Meitei literature

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Meitei literature is the literature written in the Meitei language, including literature composed in Meitei by writers from Manipur, Assam, Tripura, Myanmar and Bangladesh. The history of Meitei literature is uncertain.

Indian literature
Assamese
Bengali
Bhojpuri
Gujarati
Hindi
Kannada
Kashmiri
Malayalam
Meitei
Marathi
Nepali
Oriya
Punjabi
Rajasthani
Sanskrit
Sindhi
Tamil
Telugu
Urdu

Early era[edit]

The Meiteis had a long tradition of writing. It is not completely clear when the archaic Meitei puyas (old scriptures) and the Meetei Mayek script first came into existence. However, the literature of Meitrabak or Manipur includes Loiyamba Shinyen (1110),[1] during the regime of Meidingu Loiyamba (1074–1122), vividly connotes the practice of writing in this era. It has been further confirmed that from the time of Meidingu Thangwai Ningthouba (1467–1508), later as Kiyamba, the Royal Chronicle – Chitharon Kumpaba was continued until the end of kingship (Meidingu Bodhchandra, 1941–1955).[citation needed]

The Numit Kappa is a common work.[2] The excerpt below in archaic Meitei is from the Numit Kappa: "Haya he Liklaio / Yipungthou nongthourel o lahalnong / Laicha tarang ipakthakta / … … … ".[citation needed]

T.C. Hodson was the first English person to attempt to translate this archaic Meitei literary work into English in his book The Meitheis.[3]

Ougri

The excerpt in Meitei below is from the beginning part of the Ougri Sheireng (i.e. Ougri Poem):

"Hoirou haya haya … … … / He hupe he / Ougri O kollo / Lamlenmada madaimada / Kangleiyonda pungmayonda / Yoimayaibu Taodanbabu / Taoroinaibu Anganbabu /… … … … … … … "

Ougri, which was also known as Leiroi Ngongloi Eshei, was also an anonymous and undated poetry written in archaic Meitei. But it is believed to have been written in the pre-Christian era.[4]

Medieval era[edit]

Puya Meithaba – Burning of the Sanna-mahi Puyas

The Naga boy adopted as son, became King Garibaniwaz, also known as Meidingu Pamheiba and ruled from 1709 to 1748. He was a religious and social reformer, himself a convert from Sanamahi to Chaitanya's school of Vaishnavism (Hinduism). He had led many successful wars, particularly with Burmese kingdoms. In 1729, according to Komo Singha, Meitei Puyas of Sanamahi religion were "burnt completely" at Kangla Uttra under orders of Meidingu Pamheiba.[5] These Puyas contained the holy texts and cultural history of Sanamahi, and were completely devastated.[5]

Discovery of Puya manuscripts

Medieval era Meitei manuscripts have been discovered by scholars and Christian missionaries, particularly the Puyas.[6][7] These are chronicles, and evidence that Hindus arrived from the Indian subcontinent with royal marriages at least by the 14th century, and in centuries thereafter, from what is now modern Assam, Bengal, Uttar Pradesh, Dravidian kingdoms, and other regions.[7] Another manuscript suggests that Muslims arrived in Manipur in the 17th century, from what is now Bangladesh, during the reign of Meidingu Khagemba.[7] Meitei literature documents the persistent and devastating Manipur-Burma wars.[8]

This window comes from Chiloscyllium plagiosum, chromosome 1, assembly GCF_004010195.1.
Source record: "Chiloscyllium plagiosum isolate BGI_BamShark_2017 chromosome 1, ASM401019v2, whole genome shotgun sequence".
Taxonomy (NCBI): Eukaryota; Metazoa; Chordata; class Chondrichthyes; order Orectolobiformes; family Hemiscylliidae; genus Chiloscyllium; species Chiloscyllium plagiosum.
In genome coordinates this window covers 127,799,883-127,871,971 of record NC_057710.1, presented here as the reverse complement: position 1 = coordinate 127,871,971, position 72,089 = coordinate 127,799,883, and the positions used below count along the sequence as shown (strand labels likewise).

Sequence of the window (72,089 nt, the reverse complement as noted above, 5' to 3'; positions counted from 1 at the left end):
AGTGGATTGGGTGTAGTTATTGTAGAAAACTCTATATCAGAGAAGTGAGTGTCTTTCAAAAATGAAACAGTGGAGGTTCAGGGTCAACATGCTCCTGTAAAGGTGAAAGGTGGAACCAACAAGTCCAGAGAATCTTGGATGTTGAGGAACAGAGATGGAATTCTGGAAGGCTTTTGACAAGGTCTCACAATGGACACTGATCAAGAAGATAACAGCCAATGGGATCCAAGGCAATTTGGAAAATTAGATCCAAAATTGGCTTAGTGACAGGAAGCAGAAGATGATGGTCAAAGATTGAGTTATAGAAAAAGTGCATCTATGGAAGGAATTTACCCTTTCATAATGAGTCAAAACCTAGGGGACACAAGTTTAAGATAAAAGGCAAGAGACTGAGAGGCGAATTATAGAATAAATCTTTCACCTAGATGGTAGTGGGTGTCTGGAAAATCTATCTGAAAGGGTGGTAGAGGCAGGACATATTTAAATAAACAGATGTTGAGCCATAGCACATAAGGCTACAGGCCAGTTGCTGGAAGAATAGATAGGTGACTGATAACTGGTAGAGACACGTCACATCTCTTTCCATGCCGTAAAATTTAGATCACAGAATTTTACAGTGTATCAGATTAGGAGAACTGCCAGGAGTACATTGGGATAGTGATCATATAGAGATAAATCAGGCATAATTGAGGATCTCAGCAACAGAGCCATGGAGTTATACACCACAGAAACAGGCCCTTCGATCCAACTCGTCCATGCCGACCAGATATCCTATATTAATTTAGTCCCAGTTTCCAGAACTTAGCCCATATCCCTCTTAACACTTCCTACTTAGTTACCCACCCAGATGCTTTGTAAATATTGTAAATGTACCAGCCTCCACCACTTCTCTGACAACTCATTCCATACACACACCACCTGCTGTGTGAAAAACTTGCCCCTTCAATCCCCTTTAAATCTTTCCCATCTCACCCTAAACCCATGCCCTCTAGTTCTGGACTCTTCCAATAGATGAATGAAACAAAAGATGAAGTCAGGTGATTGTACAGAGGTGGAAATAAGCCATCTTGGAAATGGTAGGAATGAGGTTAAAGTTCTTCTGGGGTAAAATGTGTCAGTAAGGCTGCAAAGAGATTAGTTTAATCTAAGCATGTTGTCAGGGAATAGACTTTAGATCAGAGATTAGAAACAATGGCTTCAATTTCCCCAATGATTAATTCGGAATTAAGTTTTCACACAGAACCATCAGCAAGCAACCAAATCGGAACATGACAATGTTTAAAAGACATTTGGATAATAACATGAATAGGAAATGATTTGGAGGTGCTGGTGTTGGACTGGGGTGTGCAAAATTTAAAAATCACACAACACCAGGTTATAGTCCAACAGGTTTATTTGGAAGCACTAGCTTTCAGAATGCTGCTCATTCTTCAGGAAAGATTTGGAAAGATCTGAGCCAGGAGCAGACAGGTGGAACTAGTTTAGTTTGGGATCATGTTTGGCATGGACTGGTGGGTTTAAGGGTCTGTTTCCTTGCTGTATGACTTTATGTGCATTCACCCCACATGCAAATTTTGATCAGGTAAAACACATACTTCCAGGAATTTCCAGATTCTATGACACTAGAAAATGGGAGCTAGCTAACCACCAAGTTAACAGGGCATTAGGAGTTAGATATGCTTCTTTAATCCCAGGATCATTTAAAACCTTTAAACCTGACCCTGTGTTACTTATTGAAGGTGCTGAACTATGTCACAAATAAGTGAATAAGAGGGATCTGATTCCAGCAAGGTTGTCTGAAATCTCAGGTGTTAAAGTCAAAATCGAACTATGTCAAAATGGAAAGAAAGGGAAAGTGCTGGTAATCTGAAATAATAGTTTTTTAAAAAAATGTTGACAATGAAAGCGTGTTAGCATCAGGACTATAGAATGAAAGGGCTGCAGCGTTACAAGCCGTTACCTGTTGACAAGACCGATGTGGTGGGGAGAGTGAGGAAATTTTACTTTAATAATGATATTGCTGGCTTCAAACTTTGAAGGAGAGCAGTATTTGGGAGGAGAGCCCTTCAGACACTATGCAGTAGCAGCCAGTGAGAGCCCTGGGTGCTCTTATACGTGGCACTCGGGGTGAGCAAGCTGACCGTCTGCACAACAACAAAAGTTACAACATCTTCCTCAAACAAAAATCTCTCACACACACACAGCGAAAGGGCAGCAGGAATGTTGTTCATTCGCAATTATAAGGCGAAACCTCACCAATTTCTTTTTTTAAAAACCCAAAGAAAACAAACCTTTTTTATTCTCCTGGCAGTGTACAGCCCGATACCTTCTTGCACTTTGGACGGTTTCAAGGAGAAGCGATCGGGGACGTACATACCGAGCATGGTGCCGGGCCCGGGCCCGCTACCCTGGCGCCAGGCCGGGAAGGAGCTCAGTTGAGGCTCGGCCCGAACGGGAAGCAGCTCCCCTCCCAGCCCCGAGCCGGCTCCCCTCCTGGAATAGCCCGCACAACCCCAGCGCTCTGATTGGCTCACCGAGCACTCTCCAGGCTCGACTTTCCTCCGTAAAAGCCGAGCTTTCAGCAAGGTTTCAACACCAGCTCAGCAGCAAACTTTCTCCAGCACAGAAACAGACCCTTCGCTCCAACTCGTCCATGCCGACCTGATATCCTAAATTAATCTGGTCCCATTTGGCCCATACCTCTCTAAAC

Disagreements

Other scholars provide a different account to that of Komo Singha. The burning year was 1732,[9] and the word Puya states Soibam Birajit is not found in Meitei chronicles and archaic inscriptions of Manipur, and it is likely a derivative of the ancient Sanskrit word Puranas. Further, if the manuscripts were completely destroyed, all claims as to what was in them and whether they were scriptures, are speculative and without evidence.[9] The Manipur Puya manuscripts that have been discovered, like the Indian Puranas (Hindu, Jain), discuss cosmology, genealogies of gods and goddesses, history of solar (son-based) and lunar (daughter-based) dynasties of kings, and the reign of Manus.[9] While historical evidence suggests Meidingu Pamheiba consigned Puyas to flames, the evidence also suggests he did not burn all Puyas, such as Cheitharol Kumbaba, Numit Kappa and hundreds of classics in his royal library.[9] It is unclear, why the king ordered the burning of a bundle of selected books.[9]

See also[edit]

References[edit]

  1. ^ Naorem Sanajaoba, Manipur Treaties and Documents-Vol I,1993, New Delhi. Book I: "Twelfth Century Meetei Constitution To Pemberton Report".
  2. ^ Chanam Hemchandra, Numit Kappa, translated and rendered into modern Meteeilon, 2008, Imphal, Manipur.
  3. ^ T.C. Hodson, The Meitheis, 1908, London. Appendix II, page 180.
  4. ^ Ningthoujongjam Khelchandra, History of Ancient Manipuri Literature, Pub-Manipuri Sahitya Parishad, 1969.
  5. ^ a b Singha, Komol (2012). "Nexus between Conflict and Development in India: A Case of Manipur" (PDF). International Journal of Humanities and Applied Sciences. 1 (5): 142–143. Retrieved 18 June 2015. Further, as an effort to popularise Hinduism and to make it as a state religion, on a full moon day of October (Wakching in Meitei), in 1729 AD, he collected all the Holy books (Puya) related to Sanna-Mahi religion and burnt them completely, devastated the ancient Meitei scriptures and cultural history. 
  6. ^ FS Downs (1979). Indian Church History Review: Missionaries and Manuscripts. 13. Church History Association. pp. 159–163, 167–168. 
  7. ^ a b c Naorem Sanajaoba (1988). Manipur, Past and Present: The Heritage and Ordeals of a Civilization. Mittal Publications. pp. 12–14. ISBN 978-81-7099-853-2. 
  8. ^ Naorem Sanajaoba (1988). Manipur, Past and Present: The Heritage and Ordeals of a Civilization. Mittal Publications. pp. 3–6, 11–12, 15–18. ISBN 978-81-7099-853-2. 
  9. ^ a b c d e Soibam Birajit (2014). Meeyamgi Kholao: Sprout of Consciousness. ARECOM Publishers. pp. 120–121. GGKEY:3Z4QYHH8K7K.